Douglass’ supporters worried that the publicity from his book would draw the attention of his ex-owner, Hugh Auld, who might try to get his “property” back, and urged Douglass to travel to England and Ireland. Douglass spent two years in Ireland and Britain, where he gave many lectures in churches and chapels. His draw was such that some facilities were “crowded to suffocation.” Sales from his book and donations from his supporters raised money to purchase his freedom from Auld. Astoundingly, many years later, he would visit Auld on his deathbed, speaking gently to the dying man, and bringing closure to himself.
In 1877, Douglass purchased Cedar Hill, a lovely Victorian mansion overlooking the Anacostia River, and that’s where he spent most of his last years, and eventually died. On February 20, 1895, Douglass attended a meeting of the National Council of Women in Washington, D.C. During that meeting, he was brought to the platform and received a standing ovation. Shortly after he returned home, after having a luncheon, Frederick Douglass hurried out on his way to another meeting, but died of a massive heart attack or stroke, collapsing in his front hallway.
Anna’s bedroom (Anna was his first wife and the one who funded Douglass’ escape from slavery.)
Like many others apparently — the tours quickly get filled to capacity — I went in search of Frederick Douglass as a result of the president’s recent comments about Douglass for Black History Month. I searched on “Frederick Douglass historic site” hoping that something nearby would pop up, and was rewarded with the discovery that his last home, Cedar Hill, is a house museum/national historic site in southeast D.C. Douglass’s legacy is preserved at Cedar Hill, where he lived his last 17 years.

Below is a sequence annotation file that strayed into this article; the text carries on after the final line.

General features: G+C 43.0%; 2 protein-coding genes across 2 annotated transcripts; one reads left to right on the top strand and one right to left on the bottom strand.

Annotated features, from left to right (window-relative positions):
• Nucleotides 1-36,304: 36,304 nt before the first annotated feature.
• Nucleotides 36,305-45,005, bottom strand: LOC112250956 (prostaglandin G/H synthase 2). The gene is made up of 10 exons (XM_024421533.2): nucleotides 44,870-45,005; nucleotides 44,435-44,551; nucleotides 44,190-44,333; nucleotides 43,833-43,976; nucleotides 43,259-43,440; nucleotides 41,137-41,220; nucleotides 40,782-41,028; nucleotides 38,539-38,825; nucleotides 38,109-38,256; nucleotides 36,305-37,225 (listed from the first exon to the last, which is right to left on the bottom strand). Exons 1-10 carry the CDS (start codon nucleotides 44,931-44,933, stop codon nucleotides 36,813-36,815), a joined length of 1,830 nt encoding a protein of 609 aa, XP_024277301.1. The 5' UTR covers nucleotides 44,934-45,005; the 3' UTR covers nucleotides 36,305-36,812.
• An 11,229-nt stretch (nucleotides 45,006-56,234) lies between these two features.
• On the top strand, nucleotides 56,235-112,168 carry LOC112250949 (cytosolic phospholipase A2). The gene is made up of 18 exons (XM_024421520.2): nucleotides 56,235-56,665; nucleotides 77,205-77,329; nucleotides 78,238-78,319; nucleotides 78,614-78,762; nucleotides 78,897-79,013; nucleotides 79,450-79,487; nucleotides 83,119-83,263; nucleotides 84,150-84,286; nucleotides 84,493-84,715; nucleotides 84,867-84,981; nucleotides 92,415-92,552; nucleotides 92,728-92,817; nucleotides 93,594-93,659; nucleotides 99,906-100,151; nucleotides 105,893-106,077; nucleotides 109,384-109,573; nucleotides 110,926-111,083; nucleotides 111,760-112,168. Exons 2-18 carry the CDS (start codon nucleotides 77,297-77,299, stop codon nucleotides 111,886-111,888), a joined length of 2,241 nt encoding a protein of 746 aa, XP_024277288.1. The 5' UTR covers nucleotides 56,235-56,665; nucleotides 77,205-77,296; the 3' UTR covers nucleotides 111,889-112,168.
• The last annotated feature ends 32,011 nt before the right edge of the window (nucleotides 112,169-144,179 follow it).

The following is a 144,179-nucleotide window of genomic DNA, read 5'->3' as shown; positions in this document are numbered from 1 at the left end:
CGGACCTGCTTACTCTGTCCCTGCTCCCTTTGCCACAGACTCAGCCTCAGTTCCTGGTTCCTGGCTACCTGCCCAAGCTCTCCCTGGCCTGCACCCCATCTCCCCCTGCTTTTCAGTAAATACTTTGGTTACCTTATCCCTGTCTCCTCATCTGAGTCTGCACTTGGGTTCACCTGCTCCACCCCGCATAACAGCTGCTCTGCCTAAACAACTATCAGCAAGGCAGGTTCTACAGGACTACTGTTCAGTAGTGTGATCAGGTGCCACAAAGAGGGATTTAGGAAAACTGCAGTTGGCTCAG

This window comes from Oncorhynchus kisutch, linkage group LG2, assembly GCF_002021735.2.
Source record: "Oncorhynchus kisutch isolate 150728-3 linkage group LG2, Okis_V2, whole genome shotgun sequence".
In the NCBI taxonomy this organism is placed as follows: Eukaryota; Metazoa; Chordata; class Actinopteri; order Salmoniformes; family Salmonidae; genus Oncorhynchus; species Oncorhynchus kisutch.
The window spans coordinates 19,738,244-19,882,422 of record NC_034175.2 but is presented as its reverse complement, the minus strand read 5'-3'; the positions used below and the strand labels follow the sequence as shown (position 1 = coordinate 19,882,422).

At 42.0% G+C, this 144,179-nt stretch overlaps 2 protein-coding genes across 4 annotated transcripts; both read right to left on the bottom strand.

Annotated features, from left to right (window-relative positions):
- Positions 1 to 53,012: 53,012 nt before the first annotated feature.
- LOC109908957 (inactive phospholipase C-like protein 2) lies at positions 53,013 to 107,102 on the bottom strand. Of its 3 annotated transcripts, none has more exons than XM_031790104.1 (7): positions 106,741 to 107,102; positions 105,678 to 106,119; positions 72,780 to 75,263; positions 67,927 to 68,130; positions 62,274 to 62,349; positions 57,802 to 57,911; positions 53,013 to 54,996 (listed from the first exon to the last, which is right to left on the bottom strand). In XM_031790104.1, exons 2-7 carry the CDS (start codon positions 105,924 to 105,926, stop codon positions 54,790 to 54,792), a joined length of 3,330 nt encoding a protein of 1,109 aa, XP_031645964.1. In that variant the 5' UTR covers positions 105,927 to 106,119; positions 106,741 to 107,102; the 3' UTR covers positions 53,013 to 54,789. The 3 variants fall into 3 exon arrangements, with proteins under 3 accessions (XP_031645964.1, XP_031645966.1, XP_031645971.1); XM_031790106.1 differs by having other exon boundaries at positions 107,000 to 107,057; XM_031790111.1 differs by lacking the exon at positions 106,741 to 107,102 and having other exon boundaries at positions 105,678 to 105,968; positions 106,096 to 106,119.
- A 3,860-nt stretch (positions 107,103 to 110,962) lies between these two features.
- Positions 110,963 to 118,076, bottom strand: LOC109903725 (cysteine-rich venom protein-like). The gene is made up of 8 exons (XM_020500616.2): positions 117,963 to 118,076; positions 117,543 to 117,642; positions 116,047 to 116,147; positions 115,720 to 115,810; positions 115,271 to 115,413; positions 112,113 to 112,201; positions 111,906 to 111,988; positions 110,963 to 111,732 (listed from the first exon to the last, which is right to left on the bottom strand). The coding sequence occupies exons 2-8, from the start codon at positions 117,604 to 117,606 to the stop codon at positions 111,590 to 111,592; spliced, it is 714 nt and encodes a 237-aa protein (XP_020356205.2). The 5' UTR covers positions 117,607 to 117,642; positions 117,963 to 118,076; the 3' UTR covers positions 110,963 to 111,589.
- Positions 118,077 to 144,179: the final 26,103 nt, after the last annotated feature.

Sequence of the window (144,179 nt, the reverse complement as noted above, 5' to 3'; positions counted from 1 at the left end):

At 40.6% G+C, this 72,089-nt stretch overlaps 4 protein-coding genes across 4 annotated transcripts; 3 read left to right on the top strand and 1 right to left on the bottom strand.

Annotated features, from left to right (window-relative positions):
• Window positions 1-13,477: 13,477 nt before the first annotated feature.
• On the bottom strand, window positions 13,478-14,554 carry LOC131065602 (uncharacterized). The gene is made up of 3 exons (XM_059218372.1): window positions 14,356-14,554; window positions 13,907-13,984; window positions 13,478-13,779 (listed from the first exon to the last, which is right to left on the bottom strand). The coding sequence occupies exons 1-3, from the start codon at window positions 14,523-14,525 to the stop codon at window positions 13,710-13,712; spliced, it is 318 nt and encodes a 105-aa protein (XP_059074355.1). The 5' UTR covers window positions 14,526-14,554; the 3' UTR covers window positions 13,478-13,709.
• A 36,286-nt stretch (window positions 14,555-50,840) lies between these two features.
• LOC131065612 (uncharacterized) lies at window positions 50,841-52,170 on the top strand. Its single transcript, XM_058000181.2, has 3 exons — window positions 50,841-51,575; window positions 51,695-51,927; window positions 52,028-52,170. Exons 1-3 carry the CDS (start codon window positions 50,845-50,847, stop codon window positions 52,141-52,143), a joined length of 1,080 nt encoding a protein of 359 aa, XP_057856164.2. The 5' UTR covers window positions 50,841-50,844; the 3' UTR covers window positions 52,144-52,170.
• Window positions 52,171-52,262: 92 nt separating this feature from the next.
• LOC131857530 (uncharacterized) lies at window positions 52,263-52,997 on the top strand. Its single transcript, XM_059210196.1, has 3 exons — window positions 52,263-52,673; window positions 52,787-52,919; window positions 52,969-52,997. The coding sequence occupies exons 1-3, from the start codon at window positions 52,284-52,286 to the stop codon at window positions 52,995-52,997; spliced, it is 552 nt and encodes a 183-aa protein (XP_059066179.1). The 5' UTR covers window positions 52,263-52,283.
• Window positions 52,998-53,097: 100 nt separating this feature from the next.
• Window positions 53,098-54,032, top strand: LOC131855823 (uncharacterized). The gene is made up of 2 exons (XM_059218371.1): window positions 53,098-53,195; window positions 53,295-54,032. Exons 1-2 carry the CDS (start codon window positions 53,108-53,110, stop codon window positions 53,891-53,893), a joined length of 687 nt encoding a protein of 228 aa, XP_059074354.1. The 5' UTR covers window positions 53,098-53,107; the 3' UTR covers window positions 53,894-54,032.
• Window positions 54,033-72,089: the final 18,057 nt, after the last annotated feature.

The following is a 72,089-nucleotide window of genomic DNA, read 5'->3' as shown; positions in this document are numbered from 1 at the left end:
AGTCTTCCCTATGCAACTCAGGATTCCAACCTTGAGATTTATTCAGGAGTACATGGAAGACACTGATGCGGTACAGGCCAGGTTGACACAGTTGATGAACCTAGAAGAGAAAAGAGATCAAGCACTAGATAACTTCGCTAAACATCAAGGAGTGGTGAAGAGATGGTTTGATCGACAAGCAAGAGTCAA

During the house tour, the docents reveal various aspects of Douglass’ life and character. They point out his favorite chairs, how he would go out to a stone building in the back called the “Growlry” to think and write, discuss life in the late 19th century, and of course his legacy. They finally note that Douglass’ second wife fought to preserve his legacy as well as Cedar Hill as a house museum dedicated to Frederick Douglass’ life and incredible accomplishments.
Several years after Anna died, Douglass wed his second wife, Helene Pitts, a white abolitionist and feminist. His family (and hers) objected , but they lived very happily for his remaining years. He responded to the criticisms by noting that his marriage had been to someone the color of his mother and his second, to someone the color of his father, referring to the fact that the man on whose plantation he’d been born had probably been his father.
Know before you go: Go online to the website to reserve tickets (for which there is a $1.50 fee); tours fill up quickly since POTUS’ recent comments, so don’t wait until the morning of the day you want to go to reserve your spots, because they won’t be there!
Getting there: 1411 W Street, SE, Washington, DC; there is off-street parking available in front of the visitor’s center.
Hours: The visitor center and grounds are open daily, except for January 1, Thanksgiving, and December 25: April through October – 9 am to 5 pm; November through March – 9 am to 4:30 pm. The historic house is open only at scheduled times for guided tours. Rangers guide tours every day, except for January 1, Thanksgiving, and December 25.
One Reply to “Frederick Douglass and His House on Cedar Hill”
Lovely photos and a lovely story!